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David Szondy

David Szondy
David Szondy is a freelance writer based in Monroe, Washington. An award-winning playwright, he has contributed to Charged and iQ magazine and is the author of the website Tales of Future Past.
Top Articles by David Szondy
Artist's depiction of LADEE approaching lunar orbit (Image: NASA Ames/Dana Berry)

In space, no one can hear you hit the Moon at near-hypersonic speed. Today, NASA's Ames Research Center announced that the Lunar Atmosphere and Dust Environment Explorer (LADEE) made a controlled impact on the far side of the Moon some time between 9:30 and 10:30 pm PDT on Thursday, bringing to an end its mission to study the lunar atmosphere.  Read More

The Falcon 9 rocket lifted off after three previous launches were scrubbed (Photo: SpaceX)...

It took four tries, but SpaceX’s CRS-3 mission is on its way to the International Space Station (ISS). Today at 3:25:21PM, EDT, the unmanned Dragon cargo spacecraft lifted off atop a Falcon 9 rocket from Space Launch Complex 40 at Cape Canaveral Air Force Station in Florida in rainy, overcast weather that NASA said only gave the launch a 40 percent chance of going ahead without delay. The successful launch is SpaceX’s third cargo mission to the ISS and its fourth visit to the station.  Read More

The Phantom Badger deploying from an Osprey

The US military fields some pretty impressive vehicles, but they aren't worth much if they don’t fit on the aircraft intended to transport them. Last month, the US Navy removed one obstacle when it cleared the Boeing Phantom Badger combat support vehicle for transport inside a V-22 Osprey tiltrotor aircraft. After a battery of tests, including form-fit checks, pressure tests and structural evaluations of over four G’s, the modular vehicle was a step closer to deployment by the US Marine Corps and US Air Force Special Operations.  Read More

Artist's impression of Kepler-186f (Image: NASA)

The search for extraterrestrial life zeroed in a bit today as NASA announced that its unmanned Kepler Space Telescope detected the most Earth-like planet yet found beyond the Solar System. Named Kepler-186f, the new planet orbits a red dwarf star about 500 light years away from Earth in the constellation of Cygnus, is only 10 percent larger than our planet, and could have liquid water, which is essential for life as we know it.  Read More

The Land Rover Discovery Vision concept on display at the 2014 New York Auto Show (Photo: ...

Land Rover’s been dropping hints about its new Discovery Vision concept in the run up to the 2014 New York International Auto Show. Now before 200 VIP guests, the company has taken the lid off what turns out to be a design template for the new Discovery line as well as a showcase for the technologies that may end up in Land Rovers of the future. The debut aboard the USS Intrepid Air and Space Museum in New York City included a scale model of the Virgin Galactic spacecraft SpaceShipTwo as part of Land Rover’s new partnership with the space tourism company.  Read More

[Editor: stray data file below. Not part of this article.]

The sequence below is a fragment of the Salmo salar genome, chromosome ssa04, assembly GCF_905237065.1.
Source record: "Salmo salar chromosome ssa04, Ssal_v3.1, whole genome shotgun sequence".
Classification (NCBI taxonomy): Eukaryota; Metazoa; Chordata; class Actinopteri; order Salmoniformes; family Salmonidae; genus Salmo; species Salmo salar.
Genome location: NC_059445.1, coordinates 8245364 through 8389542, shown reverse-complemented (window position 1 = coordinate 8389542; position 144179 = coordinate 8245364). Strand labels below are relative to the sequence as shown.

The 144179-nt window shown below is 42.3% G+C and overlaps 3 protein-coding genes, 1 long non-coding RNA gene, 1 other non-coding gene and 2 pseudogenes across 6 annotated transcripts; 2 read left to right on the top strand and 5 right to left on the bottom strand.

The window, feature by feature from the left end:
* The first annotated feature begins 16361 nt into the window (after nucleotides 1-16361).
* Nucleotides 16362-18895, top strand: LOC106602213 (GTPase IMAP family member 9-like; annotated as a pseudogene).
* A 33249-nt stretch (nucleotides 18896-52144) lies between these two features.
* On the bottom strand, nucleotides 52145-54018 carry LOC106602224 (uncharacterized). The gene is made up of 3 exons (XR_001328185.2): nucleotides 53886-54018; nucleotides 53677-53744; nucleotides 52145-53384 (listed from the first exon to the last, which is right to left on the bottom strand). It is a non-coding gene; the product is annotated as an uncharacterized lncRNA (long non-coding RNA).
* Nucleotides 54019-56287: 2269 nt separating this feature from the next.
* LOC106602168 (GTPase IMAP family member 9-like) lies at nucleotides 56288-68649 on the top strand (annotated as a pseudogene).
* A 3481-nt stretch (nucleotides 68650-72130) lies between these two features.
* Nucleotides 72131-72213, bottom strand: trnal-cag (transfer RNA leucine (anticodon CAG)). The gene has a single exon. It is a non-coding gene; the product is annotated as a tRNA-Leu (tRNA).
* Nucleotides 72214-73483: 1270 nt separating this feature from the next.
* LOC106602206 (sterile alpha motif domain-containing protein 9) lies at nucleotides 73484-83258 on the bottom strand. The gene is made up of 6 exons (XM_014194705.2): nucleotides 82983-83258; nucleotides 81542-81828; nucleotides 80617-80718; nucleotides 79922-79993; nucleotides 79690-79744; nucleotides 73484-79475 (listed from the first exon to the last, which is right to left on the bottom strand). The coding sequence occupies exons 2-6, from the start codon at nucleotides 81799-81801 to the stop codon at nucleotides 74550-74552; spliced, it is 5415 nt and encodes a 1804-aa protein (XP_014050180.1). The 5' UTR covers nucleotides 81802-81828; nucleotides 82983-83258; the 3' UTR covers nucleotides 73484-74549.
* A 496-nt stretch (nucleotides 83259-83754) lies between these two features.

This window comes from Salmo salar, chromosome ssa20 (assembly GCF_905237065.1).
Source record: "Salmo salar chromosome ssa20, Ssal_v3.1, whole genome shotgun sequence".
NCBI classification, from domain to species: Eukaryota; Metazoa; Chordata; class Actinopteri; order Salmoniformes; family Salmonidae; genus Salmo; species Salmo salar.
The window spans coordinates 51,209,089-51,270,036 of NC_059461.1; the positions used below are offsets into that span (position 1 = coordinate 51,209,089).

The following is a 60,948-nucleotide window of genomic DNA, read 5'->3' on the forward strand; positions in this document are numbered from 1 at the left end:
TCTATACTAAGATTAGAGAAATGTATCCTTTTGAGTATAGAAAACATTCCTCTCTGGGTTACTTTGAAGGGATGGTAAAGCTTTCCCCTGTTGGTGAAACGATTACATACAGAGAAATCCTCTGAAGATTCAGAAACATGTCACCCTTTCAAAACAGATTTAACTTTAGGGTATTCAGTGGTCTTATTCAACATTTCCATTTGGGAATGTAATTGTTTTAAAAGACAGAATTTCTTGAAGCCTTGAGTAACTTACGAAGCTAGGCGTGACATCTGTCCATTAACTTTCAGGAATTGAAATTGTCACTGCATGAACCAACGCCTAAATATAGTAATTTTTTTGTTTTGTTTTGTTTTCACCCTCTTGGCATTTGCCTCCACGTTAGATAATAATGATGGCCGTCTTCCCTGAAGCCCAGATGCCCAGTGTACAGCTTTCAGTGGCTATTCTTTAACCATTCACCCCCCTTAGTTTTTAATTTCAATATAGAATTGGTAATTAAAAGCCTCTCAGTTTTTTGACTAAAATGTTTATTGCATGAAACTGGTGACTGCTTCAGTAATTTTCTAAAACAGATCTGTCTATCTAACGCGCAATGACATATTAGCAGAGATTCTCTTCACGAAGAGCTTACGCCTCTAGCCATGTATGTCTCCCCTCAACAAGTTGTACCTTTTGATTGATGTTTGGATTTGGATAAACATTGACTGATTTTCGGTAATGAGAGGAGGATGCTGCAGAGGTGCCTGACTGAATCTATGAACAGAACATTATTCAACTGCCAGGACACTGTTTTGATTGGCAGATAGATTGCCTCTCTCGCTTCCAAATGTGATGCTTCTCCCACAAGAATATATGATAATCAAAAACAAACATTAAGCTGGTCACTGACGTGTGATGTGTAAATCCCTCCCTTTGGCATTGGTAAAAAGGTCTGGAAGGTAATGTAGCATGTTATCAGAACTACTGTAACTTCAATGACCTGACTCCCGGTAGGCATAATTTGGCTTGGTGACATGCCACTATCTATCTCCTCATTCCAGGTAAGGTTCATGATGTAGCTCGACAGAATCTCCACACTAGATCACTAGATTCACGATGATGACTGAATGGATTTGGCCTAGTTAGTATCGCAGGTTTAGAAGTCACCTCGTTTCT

Monday's SpaceX Dragon CRS-3 launch was scrubbed due to a helium leak

Unfortunately, it wasn't third time's a charm for the SpaceX CRS-3 mission to send an unmanned Dragon cargo ship to the International Space Station (ISS). In a statement today, SpaceX announced that the Monday launch of the Falcon 9 rocket has been rescheduled until April 18 because of a helium leak in the first stage. However, weather forecasts show conditions around Cape Canaveral deteriorating as the week progresses, so even that date is tentative.  Read More

A growing tray in the Vegetable Production System (Veggie) that is headed to the ISS (Phot...

The International Space Station (ISS) may be a remarkable piece of engineering, but it’s so drab that it needs a window box to brighten things up. That isn't possible in the vacuum of space, but NASA is doing the next best thing on Monday as it sends its Vegetable Production System (Veggie) to the space station aboard the SpaceX Dragon CRS-3 mission. However, this plant-growing chamber will be more than a horticultural experiment, it's also a bit more culinary as it lets astronauts put fresh salad on the menu.  Read More

Artist's impression of OSIRIS REx

Getting hit by a giant asteroid can ruin your whole day, so the first United States mission to visit an asteroid and return a sample presents a huge challenge. Lockheed Martin has announced that NASA’s Origins, Spectral Interpretation, Resource Identification, Security-Regolith Explorer (OSIRIS-REx) mission has passed a comprehensive technical review, giving the green light for Lockheed to begin building the spacecraft in anticipation of a launch in 2016.  Read More

Porton Man is designed to test protective clothing for the MOD

The British Ministry of Defence has a new soldier that costs £1.1 million (US$1.8 million) and goes by the odd name of “Porton Man.” Based at the Defence Science and Technology Laboratory (Dstl) in Porton Down, Wiltshire, Porton Man isn't your average squaddie. He’s a robotic mannequin designed to test suits and equipment for the British armed forces in order to help protect them against chemical and biological weapons.  Read More

The Transparent Bonnet in action

Land Rover teased its new Discovery Vision concept last week in the run-up to its début at 2014 New York International Auto Show on April 16, and now the car maker reveals a bit more about the Vision – or rather, less. That’s because the latest tease demonstrates a new technology that uses cameras and heads-up displays to make the front of the car “invisible” to the driver.  Read More

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